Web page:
Posted by
521 posts

Hi Tonya,

First off, Italian is very close to both French and Spanish. As you speak both of those languages, you know how similar they are and Italian almost seems even more similar. Just with your knowledge you could get by. That being said, unless you are travelling to small towns that are not used to tourists, English should not be much of a problem. In major stations, there are also automated Trenitalia ticket machines that work in English.

Many people on this site comment frequently about how rail passes are not a good idea in Italy. I will leave those details to someone more experienced, but I can speak about the reservations in Italy. You only need to make reservations on night trains and high-speed trains. If the majority of your trips require reservations, it sounds to me like you're travelling around the Naples-Rome-Florence-Venice-Milan areas, which are serviced by the Eurostar Italia high-speed line. That line requires a reservation fee even if you have a rail pass.

Although I forget the exact charge in Euros, you are looking at around fifteen american dollars per reservation on the Eurostar Italia when you purchase your ticket in Italy.

In terms of how easy they were to get, I got a reservation from Florence to Venice five minutes before the train left in the middle of August, and there were still plenty of seats left.

Finally, as someone once explained to me on this site, RailEurope is a reseller of tickets, and therefore they always mark-up the prices in order to cover their own costs. Tickets will be cheaper in Europe, or when purchased directly through rail line sites like for Thalys, as an example.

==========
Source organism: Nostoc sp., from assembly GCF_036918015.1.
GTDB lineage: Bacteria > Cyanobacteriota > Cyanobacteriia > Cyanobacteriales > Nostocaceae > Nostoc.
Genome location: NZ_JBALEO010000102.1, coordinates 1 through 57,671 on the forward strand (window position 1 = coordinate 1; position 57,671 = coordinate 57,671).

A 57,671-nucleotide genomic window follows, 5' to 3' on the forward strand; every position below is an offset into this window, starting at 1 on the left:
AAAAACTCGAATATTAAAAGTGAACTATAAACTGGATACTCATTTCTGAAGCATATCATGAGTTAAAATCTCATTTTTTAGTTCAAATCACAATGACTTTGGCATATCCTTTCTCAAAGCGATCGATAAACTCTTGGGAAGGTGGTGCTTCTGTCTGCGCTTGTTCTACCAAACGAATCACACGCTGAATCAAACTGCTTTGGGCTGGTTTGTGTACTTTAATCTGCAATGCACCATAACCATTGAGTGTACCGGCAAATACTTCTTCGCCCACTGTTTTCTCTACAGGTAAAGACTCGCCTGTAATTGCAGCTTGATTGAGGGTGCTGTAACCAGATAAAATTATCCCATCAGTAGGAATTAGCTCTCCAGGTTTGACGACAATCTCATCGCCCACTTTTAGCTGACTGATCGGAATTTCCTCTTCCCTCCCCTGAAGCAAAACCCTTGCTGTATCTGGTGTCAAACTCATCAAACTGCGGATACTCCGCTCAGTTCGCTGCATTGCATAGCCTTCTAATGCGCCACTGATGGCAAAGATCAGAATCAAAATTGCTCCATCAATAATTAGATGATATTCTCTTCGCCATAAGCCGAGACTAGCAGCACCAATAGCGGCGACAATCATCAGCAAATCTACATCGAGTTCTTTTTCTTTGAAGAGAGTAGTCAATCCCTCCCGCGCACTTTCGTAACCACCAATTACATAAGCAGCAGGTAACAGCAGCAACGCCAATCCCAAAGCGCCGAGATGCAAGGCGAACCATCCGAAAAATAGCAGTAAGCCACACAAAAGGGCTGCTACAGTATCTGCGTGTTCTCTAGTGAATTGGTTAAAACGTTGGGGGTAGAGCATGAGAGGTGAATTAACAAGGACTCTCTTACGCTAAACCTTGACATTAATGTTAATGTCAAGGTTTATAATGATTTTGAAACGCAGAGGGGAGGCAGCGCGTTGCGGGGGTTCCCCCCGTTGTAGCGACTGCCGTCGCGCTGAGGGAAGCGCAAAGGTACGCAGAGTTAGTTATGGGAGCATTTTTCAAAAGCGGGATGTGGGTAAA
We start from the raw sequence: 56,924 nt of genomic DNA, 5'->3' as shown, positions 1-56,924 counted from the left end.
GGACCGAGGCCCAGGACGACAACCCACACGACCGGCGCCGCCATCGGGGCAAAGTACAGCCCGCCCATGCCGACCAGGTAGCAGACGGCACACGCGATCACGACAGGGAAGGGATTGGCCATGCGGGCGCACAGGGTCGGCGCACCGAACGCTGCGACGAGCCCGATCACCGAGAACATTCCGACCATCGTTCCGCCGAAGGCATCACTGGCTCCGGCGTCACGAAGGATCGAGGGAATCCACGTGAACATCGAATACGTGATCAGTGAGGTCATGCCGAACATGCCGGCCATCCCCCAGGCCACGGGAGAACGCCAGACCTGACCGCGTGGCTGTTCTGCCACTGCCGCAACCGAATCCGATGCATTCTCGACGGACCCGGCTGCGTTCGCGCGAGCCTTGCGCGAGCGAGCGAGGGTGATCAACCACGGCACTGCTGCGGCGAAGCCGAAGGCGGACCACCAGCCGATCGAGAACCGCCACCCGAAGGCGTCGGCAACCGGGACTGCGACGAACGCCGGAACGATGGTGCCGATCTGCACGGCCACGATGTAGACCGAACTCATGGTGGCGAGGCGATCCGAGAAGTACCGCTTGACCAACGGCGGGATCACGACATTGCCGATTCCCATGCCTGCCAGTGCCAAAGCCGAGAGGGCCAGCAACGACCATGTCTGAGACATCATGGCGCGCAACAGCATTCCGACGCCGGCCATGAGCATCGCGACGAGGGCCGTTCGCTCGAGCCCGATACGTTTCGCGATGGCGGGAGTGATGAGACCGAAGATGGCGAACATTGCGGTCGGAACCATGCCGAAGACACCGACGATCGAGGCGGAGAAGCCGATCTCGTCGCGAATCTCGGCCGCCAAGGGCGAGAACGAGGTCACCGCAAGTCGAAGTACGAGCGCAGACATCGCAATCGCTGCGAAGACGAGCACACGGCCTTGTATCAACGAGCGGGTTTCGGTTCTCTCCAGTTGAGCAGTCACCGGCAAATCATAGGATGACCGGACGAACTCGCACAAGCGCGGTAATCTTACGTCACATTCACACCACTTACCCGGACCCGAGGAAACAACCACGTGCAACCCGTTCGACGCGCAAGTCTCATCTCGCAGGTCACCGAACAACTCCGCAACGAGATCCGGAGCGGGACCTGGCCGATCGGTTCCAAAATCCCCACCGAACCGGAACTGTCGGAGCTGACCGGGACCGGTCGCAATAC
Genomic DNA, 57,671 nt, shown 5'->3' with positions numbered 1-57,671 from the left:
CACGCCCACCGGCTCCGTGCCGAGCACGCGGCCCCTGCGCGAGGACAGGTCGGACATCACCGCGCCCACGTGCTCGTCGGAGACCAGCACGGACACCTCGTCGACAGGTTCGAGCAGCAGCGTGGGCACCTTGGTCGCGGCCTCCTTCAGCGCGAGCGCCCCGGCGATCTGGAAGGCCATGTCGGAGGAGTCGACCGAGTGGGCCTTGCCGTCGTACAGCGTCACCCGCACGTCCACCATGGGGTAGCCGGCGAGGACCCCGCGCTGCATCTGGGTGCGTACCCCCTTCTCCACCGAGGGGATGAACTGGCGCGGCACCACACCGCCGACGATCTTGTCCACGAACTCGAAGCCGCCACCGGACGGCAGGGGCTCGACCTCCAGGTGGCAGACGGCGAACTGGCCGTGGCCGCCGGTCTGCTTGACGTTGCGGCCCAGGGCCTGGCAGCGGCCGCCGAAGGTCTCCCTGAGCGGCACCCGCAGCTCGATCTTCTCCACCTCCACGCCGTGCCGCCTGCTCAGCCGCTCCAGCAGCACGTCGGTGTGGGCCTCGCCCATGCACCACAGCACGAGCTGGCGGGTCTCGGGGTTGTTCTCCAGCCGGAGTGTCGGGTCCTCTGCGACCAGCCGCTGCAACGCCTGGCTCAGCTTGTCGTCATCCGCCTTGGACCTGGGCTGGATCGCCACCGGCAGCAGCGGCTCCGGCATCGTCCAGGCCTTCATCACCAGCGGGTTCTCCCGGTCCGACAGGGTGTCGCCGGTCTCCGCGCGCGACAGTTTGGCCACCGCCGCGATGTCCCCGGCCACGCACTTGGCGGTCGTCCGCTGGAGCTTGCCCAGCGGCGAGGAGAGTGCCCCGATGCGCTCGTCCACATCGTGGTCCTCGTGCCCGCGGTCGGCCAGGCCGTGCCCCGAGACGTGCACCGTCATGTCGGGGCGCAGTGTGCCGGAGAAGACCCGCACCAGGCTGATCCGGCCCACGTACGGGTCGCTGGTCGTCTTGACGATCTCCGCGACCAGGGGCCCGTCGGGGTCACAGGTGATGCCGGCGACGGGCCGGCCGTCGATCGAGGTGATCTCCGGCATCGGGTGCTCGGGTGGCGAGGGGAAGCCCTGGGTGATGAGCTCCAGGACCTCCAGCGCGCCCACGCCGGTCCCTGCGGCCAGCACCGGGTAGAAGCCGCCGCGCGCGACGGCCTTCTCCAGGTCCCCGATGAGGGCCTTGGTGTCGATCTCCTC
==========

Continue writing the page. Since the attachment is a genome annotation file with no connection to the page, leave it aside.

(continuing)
Posted by
39 posts

Thank you!

Yes, I've found some posts on here that say the passes are not a good idea in Italy. They were a good deal when I went to England a couple of years ago, but there, no reservations are required.

So, if you bought a ticket directly from the train company's site or at the train station, does that ticket include the reservation? Or is the reservation an additional fee? I ask because the SNCF french train site quoted prices but there was a warning that you needed reservations on the route I had chosen. It wasn't clear as to whether they were included in the price. If I don't get a pass, I would be buying my tickets at the station.

Thanks again for your help :)

Posted by
8700 posts

In both France and Italy for any train that requires a reservation, the reservation is included in the price of a p2p ticket.

If you have a railpass, the cost of a reservation on high-speed EuroStar Italia trains is 15-20 euros. On other trains that require reservations it is 3-4 euros. No reservations are possible on regional trains.